- – Males: 18 to 20½ inches at the withers
– Females: 16 to 18½ inches at the withers
Other Name: Suomenlapinkoira
The Finnish Lapphund is believed to be the original native breed used by the Sami people to hunt reindeer in the region known as Lapland. Over time, the breed gradually changed from a guarding and hunting dog to a reindeer herder. For centuries, the Sami people depended on the help of the Spitz dogs and, eventually, these herding dogs developed into three breeds: the Swedish Lapphund, the Lapponian Herder (Lapinporokoira), and the Finnish Lapphund. The first breed standard was accepted by the Finnish Kennel Club in 1945 with the breed known as the Lapponian Shepherd Dog. At this time, there were two coat types — a short and long coated dog. By 1967, the long coated dog was given a separate standard and officially named the Finnish Lapphund or Suomenlapinkoira and the short-haired breed was named the Lapponian Herder or Lapinporokoira. The breed was first introduced into the United States in 1987 and was recognized by the United Kennel Club in 1994. Today, in Finland, the breed is among the 15 most popular breeds with a steady increase in popularity throughout the 1990s.
The Finnish Lapphund is intelligent, independent, affectionate, adaptable and always willing to work. He has natural herding instincts and makes an excellent watchdog. A fast learner and easily trained, the Lapphund enjoys having a job to do and does very well in many dog sports.
In appearance, the Finnish Lapphund resembles many of the Spitz-type dogs with a profuse double coat, a tail that is set high and curls over the back when the dog is moving. His outer-coat is long, straight and coarse and the undercoat is very thick. His ears are either prick or may have folded tips.
Sugarok Buster Brown, Sugarok Northern Sky and UKC Ch. Sugarok Amazing Grace
Photo courtesy of Finnish Lapphund Club of Canada
The Finnish Lapphund is long lived with an average life expectancy of 13 to 15 years and is known as one of the healthiest breeds in Finland.
If you are considering the adoption of a Finnish Lapphund puppy, or any breed, it is very important to be selective in choosing a responsible and reputable breeder. Ensure that the prospective puppy’s parents have all health clearances. Breeding of any dog should not be done until after they have been proven to be free of evidence of significant hereditary diseases. (For more information on selecting a breeder, see the articles on the General Information page.)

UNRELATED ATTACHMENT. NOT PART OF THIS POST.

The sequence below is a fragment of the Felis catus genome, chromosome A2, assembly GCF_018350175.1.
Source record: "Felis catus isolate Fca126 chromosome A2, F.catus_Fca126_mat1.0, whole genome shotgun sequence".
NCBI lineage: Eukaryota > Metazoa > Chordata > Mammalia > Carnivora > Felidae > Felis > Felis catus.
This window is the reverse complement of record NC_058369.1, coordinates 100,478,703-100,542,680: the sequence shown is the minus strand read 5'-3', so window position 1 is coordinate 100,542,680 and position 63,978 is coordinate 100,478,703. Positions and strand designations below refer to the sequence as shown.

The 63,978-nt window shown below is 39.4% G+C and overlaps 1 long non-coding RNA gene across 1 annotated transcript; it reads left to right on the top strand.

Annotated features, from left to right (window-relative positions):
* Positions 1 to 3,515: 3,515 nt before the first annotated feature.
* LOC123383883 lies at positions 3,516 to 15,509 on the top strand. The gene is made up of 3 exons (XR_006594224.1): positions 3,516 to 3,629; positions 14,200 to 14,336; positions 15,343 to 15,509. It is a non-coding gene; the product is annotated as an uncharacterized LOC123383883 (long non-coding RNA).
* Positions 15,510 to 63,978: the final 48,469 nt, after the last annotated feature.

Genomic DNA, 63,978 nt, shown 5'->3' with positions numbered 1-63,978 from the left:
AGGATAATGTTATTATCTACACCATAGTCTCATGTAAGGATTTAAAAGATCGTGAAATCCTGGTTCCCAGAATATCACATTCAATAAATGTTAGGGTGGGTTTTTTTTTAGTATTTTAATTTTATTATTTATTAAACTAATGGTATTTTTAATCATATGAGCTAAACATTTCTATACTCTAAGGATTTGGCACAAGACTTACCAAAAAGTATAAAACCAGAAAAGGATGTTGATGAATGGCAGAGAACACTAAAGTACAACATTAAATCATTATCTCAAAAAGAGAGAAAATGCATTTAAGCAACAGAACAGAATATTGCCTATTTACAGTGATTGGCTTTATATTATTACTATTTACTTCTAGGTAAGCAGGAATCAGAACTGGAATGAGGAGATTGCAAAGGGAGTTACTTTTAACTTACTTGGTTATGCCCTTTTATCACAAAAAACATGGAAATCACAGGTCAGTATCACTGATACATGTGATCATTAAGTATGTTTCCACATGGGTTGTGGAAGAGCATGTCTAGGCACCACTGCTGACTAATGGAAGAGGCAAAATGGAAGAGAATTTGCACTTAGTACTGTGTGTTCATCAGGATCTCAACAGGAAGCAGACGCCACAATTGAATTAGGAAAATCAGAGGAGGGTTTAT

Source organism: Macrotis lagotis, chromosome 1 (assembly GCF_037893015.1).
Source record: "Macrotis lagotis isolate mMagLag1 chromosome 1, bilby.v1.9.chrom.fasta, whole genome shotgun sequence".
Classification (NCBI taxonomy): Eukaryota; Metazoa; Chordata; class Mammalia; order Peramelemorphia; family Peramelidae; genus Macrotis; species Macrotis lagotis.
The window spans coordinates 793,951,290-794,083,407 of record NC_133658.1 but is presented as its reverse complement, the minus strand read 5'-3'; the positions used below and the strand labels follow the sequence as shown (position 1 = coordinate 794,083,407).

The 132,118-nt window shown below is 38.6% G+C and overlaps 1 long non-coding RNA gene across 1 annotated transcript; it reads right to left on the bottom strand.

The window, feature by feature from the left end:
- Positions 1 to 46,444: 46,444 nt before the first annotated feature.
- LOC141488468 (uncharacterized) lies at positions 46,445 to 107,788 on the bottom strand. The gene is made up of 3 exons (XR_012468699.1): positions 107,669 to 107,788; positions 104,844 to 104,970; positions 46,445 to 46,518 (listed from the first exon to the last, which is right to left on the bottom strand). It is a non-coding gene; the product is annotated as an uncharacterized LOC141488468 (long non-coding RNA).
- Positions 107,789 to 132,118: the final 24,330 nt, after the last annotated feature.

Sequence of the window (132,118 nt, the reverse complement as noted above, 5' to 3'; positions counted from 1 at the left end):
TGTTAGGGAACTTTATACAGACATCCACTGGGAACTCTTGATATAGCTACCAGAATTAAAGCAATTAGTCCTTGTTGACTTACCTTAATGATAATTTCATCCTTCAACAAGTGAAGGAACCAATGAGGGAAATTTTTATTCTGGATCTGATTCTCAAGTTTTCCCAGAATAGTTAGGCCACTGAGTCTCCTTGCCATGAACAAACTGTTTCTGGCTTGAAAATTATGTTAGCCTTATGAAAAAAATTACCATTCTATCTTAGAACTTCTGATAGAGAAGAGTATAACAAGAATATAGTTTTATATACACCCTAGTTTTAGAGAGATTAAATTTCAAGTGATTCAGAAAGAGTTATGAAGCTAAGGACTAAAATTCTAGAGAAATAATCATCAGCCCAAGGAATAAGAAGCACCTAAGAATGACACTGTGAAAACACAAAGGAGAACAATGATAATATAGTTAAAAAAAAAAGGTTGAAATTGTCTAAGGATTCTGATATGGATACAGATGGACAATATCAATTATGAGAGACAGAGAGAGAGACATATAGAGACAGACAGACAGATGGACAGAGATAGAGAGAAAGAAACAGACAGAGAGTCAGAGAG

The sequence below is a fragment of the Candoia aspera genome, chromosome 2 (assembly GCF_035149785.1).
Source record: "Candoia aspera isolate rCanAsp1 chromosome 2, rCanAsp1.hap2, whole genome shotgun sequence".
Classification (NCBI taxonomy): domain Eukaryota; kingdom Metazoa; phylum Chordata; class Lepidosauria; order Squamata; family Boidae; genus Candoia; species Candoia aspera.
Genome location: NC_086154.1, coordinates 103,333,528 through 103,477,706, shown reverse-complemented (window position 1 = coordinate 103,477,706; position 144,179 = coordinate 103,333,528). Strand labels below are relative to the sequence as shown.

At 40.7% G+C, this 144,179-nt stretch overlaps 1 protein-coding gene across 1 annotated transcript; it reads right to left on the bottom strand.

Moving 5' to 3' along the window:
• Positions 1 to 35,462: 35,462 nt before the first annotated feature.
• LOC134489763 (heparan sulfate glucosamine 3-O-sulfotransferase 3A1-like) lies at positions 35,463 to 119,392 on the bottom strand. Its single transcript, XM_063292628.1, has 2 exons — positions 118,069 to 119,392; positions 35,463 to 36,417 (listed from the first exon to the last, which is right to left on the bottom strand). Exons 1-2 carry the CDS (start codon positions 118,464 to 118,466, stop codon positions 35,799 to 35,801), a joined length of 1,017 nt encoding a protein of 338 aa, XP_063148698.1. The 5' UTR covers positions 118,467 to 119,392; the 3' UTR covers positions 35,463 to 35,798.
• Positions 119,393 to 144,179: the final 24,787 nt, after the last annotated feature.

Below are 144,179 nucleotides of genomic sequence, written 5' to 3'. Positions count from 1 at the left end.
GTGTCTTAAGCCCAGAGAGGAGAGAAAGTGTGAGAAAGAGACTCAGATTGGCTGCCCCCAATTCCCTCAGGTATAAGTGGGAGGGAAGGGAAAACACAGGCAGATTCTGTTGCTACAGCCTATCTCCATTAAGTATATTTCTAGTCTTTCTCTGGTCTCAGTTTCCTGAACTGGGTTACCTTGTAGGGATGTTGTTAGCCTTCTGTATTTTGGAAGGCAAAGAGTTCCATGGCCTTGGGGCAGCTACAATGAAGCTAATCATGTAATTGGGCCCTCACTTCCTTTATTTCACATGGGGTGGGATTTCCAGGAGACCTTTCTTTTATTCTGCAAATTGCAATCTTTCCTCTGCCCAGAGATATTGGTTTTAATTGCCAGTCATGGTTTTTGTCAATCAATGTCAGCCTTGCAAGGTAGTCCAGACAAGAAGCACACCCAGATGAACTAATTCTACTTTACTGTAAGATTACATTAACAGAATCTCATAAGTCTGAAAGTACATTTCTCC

Recommended Health Screening:
For the Finnish Lapphund, the CHICNOTE 1 database includes health screenings for:
- Hip Dysplasia
- Progressive Retinal Atrophy (PRA) DNA Test
- Eye Examination by a board Ophthalmologist
- Also listed as Optional: Elbow Dysplasia; Patellar Luxation
Additional Health Resources:
- Health and Nutrition — Growing section of the Canada’s Guide to Dogs website which includes information on several health and nutrition related issues.
- Canine Health Information Center (CHIC) — Providing a source of health information for owners, breeders, and scientists that will assist in breeding healthy dogs. CHIC is a centralized canine health database jointly sponsored by the AKC/Canine Health Foundation (AKC/CHF) and the Orthopedic Foundation for Animals (OFA).
- AKC Canine Health Foundation — Working towards developing scientific advances in canine health.
- OFA – Companion Animal Eye Registry (CAER)
- Orthopedic Foundation for Animals (OFA)
- Ontario Veterinary College (OVC)
- University of Pennsylvania Hip Improvement Program (PennHip)
- HealthGene — HealthGene Corporation is the leading provider of veterinary DNA diagnostic services in Canada.
- Labgenvet — Laboratory of Veterinary Genetics is a Canadian diagnostic laboratory that offers a comprehensive service of DNA tests for veterinary genetic diseases.
The Finnish Lapphund’s thick coat requires regular brushing and the occasional bath.
- Grooming — This section of the Canada’s Guide to Dogs website includes tips, articles and information covering all aspects of dog grooming along with a listing of Groomers from across Canada.
- Training — For training information, see this growing section of the Canada’s Guide to Dogs website for tips, articles, as well as listings of training centres across Canada.
- Is a Dog from the Herding Group Right for You?
- Clubs, Sports & Activities — For information on the many sports and activities you can get involved in with your dog.
- Working Dogs — The Working Dogs section of the Canada’s Guide to Dogs website provides information and listings of organizations that are involved in various dog jobs, such as Guide Dogs, Therapy Dogs, Police Dogs, Protection Dogs, and much more.
*NOTE 1: CHIC – The Canine Health Information Center “is a database of consolidated health screening results from multiple sources. Co-sponsored by the Orthopedic Foundation for Animals (OFA) and the American Kennel Club (AKC) Canine Health Foundation, CHIC works with parent clubs to identify health screening protocols appropriate for individual breeds. Dogs tested in accordance with the parent club established requirements, that have their results registered and made available in the public domain are issued CHIC numbers.” To learn more, visit: www.caninehealthinfo.org
*NOTE 2: The Fédération Cynologique International (FCI) is the World Canine Organization, which includes 91 members and contract partners (one member per country) that each issue their own pedigrees and train their own judges. The FCI recognizes 344 breeds, with each being the “property” of a specific country. The “owner” countries write the standards of these breeds in co-operation with the Standards and Scientific Commissions of the FCI, and the translation and updating are carried out by the FCI. The FCI is not a breed registry nor does it issue pedigrees.